This will play a vital role for funds unable or unwilling to buy the more esoteric derivatives now coming onto the market, said Hermes chief executive Alastair Ross Goobey. But Dusseldorp made it plain that he expects members of the public as the main customers.   He had no institutional backers in the fight to set up the same kind of trust in Australia 25 years ago. Now it is worth A$3bn and has more than 1,000 members. 'Don't underestimate the perception of the  man in the street,' he said, pointing to the need for a supplement to State pensions and the perennial demand for property.

  He shrugged off criticism that this kind of open-ended fund, which is committed to buying back units, faced problems when markets fall. The Stock Exchange had agreed they could close the doors in time of crisis, which would prevent fire-sales dragging values into a black hole as trusts struggled to pay back investors.

  Big investors remain more enthusiastic about closed-end vehicles such as US-style REITs, where shares can be sold on the open market to give the liquidity they demand.  Campaigners face a nail-biting wait to see whether the Chancellor will give approval to tax changes in what could be his last Budget.

 Even if that comes, securitisation could be a 'damp squib', he warned. Institutions will have to dive in with enthusiasm to ensure an active trade in shares, otherwise there would be no liquidity.  Some groups must set up as market-makers, added Rupert Clarke, of JLW Finance.'They are the key to everything. Investors will not buy unless they know they can sell again,' said Clarke.

  The other side of that coin is that values could become more volatile, undermining the last defence of property as a low-risk investment. 'This is a phoney argument,' said Ross Goobey, pointing out that what valuers say often does not match what is happening in the real world.

 The alternative to new vehicles easily outbalanced possible drawbacks. Factors such as obsolescence, shorter leases and low inflation could see a wholesale departure from investment in property. This would have a widescale deflationary impact as companies were forced to tie up resources in buildings which would give lower returns than their core business. 'The only way property will maintain its place as an asset appropriate for long-term investment is to eliminate the Venus Fly Trap rule: easy to get in but hard to get out,' he said. Derivatives and securitised vehicles would bring London up to the standards of other financial centres. But it would be up to investors to make it work - if they ever get the chance.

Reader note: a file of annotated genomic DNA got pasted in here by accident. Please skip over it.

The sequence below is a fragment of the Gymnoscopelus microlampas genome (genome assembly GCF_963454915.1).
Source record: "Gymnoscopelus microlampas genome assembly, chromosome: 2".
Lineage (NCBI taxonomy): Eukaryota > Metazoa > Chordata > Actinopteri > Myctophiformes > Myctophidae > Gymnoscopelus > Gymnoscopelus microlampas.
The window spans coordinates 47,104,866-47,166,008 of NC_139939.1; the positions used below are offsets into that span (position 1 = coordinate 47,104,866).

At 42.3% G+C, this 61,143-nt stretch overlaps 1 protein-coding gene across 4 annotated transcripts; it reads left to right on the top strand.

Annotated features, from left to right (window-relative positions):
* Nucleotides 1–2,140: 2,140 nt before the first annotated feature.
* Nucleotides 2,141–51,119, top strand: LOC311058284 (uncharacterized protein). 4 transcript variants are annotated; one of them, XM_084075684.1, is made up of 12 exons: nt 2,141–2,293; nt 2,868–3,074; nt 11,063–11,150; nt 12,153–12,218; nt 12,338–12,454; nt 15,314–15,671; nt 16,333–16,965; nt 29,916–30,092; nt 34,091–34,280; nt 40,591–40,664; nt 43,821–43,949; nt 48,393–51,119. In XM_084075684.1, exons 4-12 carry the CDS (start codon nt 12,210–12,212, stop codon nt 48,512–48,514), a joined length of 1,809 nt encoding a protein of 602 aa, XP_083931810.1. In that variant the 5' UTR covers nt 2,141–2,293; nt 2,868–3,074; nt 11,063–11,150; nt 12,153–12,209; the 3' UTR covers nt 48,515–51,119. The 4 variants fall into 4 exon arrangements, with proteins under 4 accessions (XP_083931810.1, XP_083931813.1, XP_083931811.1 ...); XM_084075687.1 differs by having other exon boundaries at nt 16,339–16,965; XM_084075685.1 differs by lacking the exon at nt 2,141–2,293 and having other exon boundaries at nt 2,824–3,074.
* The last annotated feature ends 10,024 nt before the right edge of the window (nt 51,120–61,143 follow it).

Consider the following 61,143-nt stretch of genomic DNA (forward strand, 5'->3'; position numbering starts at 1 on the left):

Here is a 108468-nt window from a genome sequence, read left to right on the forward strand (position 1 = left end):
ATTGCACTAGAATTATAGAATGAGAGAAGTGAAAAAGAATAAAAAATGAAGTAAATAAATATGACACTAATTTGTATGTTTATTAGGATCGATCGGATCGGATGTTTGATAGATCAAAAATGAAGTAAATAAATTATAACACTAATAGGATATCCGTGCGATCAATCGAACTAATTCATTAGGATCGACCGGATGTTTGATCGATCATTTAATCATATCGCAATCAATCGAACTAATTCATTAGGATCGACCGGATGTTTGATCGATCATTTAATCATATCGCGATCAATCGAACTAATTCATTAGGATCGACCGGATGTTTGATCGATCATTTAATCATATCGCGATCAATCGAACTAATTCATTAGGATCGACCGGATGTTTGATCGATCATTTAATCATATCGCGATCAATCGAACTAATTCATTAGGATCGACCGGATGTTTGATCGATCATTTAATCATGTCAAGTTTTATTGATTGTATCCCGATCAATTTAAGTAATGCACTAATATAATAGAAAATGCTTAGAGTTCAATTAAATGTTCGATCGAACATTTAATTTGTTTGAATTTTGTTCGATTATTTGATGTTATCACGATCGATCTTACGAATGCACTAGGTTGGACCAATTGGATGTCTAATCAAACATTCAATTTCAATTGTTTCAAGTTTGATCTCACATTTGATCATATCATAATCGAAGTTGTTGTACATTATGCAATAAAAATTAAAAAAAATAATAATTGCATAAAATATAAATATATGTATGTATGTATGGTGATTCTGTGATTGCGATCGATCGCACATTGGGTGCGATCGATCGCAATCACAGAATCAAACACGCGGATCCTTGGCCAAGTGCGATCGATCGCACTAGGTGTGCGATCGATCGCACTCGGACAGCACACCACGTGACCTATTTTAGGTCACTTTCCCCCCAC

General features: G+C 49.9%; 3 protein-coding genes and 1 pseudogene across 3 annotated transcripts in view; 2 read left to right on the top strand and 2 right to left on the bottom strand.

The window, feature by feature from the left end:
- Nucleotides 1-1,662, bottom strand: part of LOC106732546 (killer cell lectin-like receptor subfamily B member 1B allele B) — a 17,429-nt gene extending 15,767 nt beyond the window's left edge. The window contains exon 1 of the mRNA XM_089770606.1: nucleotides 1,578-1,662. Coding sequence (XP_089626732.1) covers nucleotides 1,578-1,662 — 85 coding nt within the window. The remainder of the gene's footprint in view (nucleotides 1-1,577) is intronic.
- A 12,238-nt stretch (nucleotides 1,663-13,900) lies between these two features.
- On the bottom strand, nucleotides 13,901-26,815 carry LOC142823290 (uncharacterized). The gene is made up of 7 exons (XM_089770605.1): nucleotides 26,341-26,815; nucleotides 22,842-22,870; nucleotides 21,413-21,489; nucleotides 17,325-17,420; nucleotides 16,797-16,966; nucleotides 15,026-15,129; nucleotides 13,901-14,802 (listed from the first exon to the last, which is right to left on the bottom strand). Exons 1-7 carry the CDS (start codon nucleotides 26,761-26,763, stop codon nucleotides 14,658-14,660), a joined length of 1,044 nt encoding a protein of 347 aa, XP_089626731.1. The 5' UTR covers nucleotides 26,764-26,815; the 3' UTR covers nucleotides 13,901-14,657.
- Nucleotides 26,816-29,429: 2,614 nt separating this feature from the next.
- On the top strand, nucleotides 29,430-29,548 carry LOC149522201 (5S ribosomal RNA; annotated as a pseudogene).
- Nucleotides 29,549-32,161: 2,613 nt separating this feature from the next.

Not all leading professionals have been drawn into the clamour for securitised property. In fact, Drivers Jonas managing partner Chris Armon-Jones is exceedingly underwhelmed about what he calls an 'unnecessary' drive for change. 'It may be the Holy Grail for funds who dislike illiquidity and high transaction costs. It may produce a whole raft of services for professional firms. Bit it may also sound the death knell of the property investment market as we know it - and real estate as an asset class,' he says.

  Armon-Jones puts his faith in a less exciting campaign by the IPF - its new code encouraging  property to be kept ready for sale. The reasons for illiquidity are often misunderstood,' he says. Any competent combination of surveyor and solicitor can execute a property transaction in days, if not hours, if the vendor is properly prepared.'